Marlborough SAUVIGNON BLANC 2081 It’d do. He repacked everything but the one bottle, tucking the salmon and tiramisu back to bed, and sat on the lid to reseal the container. On second thought, he opened it all up, snagged one more bottle, and then got it closed again. TetrisBot put it back, what a 12
hand, and when he cleared the log on the console he slipped into the corridors, a foiled bottleneck gripped in each hand. The caudal cupola, dark as black as night, welcomed the distressed HR Manager with appreciated silence. He banged his shin on one of the chairs and, scooting it by a leg with his shoe, repositioned it before the great seven-paned window. He sat and set one bottle down beside him and the other he opened easily, thanking whoever back home had thought to send wine with a screw top. Before taking a drink, he looked out the hexagonal portal on the cosmos and let his eyes adjust. Clouds dark and light, faint and fainter, arced across the void in a band speckled with stars. The Milky Way. Earth, the Moon, the Sun, all out of sight, probably visible from some other part of the rocket. No looking back. Oh, but Mars stood out. And Jupiter dimmer beyond it. They were only going that far, to that one point there in this field that transcended comprehension. He thought of all the sad bastards out there, grief-stricken suitors he could never know, rejected lovers with noble hearts, this universe surely teeming with them. Out there among the gaseous smudges and points of light, spurned paramours and the hearts who spurned them beyond count. Of all of those hearts, none, not a one, was his Irish marine biologist with eyes the hazel of a sunlit creek bed seen through rippling water. “To Úna,” he faltered, lifting the bottle to the stars. “The only Úna out there, anywhere.” He drank, eyes welling as the wine sent warm breath all through his nerves. “Did I make her think I think she’s perfect? Is that where I went wrong?” he asked, taking another swig. “Úna isn’t perfect. She’s got clubbed thumbs. And she works too hard, just far too hard. And she’s thrown me out like this, right when I might stand a chance to give her a rest from some of the stress of this damn mission. This thing isn’t easy. She’s not cruel—I’ve seen her heart. I’ve felt what’s there. And even though it hurts I love her.” He wiped his eyes and drank. “You hear that, universe? All of everything? I love her.” “Sweet, silly man,” a soft voice said beside him, “we didn’t come here to fall in love.” He jolted. Though he couldn’t see her, she was there. She was sitting in the other chair. He sat there in his chair in stilled sufferance until her corneas appeared, faintly reflecting light from the stars. “We came to explore Europa, like.” “Is that what we’re here for?” he stammered. “To work?” She sighed as if he’d just fallen off the turnip cart. “Well, yes.” “Oh, so now you’re telling me this whole thing, this mission, this is just a job and that trumps all, everything else we could be doing? What, so, we leave low Earth orbit and life stops? What happens then when we finish the mission, when we return and go back home, does that mean life starts again? Is that when we can fall in love? On a nice little penciled-in schedule?” “The state of you,” she dismissed, standing. “To be honest with you, I never cared about you the way you cared about me. Sorry. You took things way more seriously than I ever did. Way more.” She left. He forgot how to lift the bottle to his lips for some minutes but when it came to him he drained the rest of the wine into his belly in one go. 13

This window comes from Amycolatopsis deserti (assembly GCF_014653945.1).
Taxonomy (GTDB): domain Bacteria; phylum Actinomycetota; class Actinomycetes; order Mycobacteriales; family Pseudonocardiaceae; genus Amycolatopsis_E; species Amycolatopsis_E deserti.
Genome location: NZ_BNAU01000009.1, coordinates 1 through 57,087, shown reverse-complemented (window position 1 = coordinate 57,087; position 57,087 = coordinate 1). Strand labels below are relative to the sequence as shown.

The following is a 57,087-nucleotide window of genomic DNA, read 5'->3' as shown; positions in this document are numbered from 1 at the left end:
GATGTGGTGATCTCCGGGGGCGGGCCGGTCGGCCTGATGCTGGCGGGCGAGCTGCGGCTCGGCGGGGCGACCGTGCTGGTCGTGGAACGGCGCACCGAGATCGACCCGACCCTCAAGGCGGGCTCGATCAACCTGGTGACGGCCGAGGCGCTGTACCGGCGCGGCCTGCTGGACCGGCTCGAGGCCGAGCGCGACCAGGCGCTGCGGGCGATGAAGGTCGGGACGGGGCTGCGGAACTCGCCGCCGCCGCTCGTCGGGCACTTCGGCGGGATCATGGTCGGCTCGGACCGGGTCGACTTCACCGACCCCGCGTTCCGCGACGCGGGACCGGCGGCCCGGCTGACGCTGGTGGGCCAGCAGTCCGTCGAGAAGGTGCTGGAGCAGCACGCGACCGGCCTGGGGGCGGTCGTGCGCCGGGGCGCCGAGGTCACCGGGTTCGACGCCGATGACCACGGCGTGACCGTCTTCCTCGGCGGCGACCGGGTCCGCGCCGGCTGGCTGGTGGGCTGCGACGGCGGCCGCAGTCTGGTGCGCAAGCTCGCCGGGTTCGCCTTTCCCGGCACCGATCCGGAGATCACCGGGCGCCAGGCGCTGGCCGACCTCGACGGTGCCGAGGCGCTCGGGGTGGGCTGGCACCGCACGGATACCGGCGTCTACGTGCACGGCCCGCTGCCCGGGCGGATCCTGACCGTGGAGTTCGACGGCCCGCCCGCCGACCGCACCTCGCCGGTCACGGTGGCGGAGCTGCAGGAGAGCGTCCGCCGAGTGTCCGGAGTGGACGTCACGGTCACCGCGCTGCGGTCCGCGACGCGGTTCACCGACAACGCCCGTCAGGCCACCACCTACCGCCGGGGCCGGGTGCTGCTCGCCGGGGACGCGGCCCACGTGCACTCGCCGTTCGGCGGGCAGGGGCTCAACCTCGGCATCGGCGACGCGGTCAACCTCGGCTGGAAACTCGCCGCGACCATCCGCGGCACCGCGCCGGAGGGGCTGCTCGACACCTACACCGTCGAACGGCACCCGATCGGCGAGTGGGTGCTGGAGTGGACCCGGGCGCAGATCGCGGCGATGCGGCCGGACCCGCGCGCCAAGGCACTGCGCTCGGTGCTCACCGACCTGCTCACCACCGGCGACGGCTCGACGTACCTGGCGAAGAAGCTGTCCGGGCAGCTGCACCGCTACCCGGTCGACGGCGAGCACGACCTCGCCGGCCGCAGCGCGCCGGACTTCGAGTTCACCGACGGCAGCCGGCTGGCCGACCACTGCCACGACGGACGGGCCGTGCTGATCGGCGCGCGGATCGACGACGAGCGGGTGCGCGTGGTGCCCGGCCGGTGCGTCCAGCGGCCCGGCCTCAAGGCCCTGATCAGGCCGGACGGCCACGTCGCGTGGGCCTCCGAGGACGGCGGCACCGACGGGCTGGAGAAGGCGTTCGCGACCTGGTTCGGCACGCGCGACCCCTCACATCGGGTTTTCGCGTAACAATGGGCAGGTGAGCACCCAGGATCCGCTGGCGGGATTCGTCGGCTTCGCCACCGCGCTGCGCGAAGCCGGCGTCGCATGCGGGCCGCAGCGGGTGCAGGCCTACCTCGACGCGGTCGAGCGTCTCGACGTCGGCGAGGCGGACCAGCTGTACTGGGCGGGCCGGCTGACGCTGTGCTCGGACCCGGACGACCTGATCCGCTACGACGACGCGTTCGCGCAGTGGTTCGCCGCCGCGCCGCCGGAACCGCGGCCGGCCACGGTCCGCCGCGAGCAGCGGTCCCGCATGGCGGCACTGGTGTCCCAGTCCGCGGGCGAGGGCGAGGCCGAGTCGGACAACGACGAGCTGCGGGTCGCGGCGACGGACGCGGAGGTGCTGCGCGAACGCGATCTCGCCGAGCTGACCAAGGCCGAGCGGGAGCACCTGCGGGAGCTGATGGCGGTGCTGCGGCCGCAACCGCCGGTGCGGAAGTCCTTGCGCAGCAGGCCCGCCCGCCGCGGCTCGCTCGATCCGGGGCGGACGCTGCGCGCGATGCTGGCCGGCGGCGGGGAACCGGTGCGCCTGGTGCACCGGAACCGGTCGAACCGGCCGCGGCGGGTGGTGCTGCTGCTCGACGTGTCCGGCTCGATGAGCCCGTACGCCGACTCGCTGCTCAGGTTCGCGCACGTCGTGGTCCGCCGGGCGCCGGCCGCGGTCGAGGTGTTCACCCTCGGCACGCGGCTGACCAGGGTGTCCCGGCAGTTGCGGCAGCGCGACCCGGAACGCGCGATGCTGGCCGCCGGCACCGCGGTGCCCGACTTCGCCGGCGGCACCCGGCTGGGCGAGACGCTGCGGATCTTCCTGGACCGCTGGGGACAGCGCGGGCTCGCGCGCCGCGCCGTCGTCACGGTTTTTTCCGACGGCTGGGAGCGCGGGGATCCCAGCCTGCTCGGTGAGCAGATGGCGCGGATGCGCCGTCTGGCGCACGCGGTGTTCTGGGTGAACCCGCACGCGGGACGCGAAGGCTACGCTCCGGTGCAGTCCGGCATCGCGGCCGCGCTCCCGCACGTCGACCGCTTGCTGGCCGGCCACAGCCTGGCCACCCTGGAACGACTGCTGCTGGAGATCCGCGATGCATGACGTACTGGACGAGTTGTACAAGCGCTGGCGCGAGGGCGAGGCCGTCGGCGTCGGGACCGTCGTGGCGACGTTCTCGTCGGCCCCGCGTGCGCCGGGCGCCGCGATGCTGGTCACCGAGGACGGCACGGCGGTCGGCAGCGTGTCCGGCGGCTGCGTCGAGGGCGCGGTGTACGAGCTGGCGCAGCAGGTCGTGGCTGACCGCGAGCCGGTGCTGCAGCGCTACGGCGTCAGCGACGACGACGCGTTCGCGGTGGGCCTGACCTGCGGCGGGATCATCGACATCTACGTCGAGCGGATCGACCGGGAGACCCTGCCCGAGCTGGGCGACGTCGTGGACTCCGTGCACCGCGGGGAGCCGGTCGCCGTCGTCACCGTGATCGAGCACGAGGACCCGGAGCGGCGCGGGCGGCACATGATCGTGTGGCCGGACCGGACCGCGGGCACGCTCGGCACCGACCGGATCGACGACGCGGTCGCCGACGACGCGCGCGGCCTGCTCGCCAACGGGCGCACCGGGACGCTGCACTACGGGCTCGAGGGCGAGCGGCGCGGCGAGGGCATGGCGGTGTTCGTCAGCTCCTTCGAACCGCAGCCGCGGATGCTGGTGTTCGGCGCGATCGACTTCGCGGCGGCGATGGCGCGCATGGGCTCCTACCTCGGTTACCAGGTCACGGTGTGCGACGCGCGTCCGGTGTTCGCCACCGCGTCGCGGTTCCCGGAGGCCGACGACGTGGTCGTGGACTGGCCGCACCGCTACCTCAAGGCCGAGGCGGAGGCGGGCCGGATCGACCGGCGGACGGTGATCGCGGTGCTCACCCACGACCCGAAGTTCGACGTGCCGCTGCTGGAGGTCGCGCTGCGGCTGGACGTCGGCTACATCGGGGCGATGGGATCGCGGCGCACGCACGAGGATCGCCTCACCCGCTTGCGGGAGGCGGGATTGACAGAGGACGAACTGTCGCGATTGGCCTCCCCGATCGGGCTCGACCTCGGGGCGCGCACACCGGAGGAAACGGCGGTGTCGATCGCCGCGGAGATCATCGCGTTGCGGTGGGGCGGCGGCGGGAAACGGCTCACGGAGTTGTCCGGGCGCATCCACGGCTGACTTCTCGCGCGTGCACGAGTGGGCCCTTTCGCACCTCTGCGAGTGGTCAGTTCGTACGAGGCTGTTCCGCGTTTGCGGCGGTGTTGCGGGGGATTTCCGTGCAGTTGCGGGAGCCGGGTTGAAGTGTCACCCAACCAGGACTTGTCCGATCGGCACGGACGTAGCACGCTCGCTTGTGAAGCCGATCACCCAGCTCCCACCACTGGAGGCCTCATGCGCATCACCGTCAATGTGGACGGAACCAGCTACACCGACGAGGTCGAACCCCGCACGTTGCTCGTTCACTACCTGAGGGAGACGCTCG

He dropped the bottle. He opened the second and drank it, too, not so fast, losing track of time, no rush, no place to be. When it, too, was empty in his hand, he stumbled all the way up to A Deck and buzzed the commander’s quarters. “Jesus Christ, Alderyard,” Commander Brzezynski said, answering the door in Penn State flannel pajamas. “It’s four in the morning.” “Commander, request to abort the misshun.” “How the hell did you get drunk?” The commander ushered him inside and sat him down. “Broke inna the moonfall luxuries, sir.” Brzezynski blinked hard and took a deep breath. “Brilliant...” “Send me home. Send me. Incapable’f performing my duties, sir.” “What, you can’t organize this week’s Bingo because of all this?” “I cannot.” Commander Brzezynski put his hand on his shoulder and gripped. “Well how do you think you’ll get home? This bus only makes one stop.” “Permisshun to turn Asterion 1 round, Commander. I’ll jeopardize the entire misshun in this state I’m in.” “Just relax, Lieutenant,” he said, yawning and scratching his beard. “It’s only just begun, the quest, the journey. We’ll be home again. Only three thousand seven-hundred and twenty-six days to go.” The Lieutenant dissolved. “Chin up, Alderyard. Like Laika, Gagarin, Armstrong, and York, you’re a pioneer.” “Pioneer of what?” Alderyard sobbed from his wet face. Commander Brzezynski tried not to laugh. “First man to have his heart broken in space.”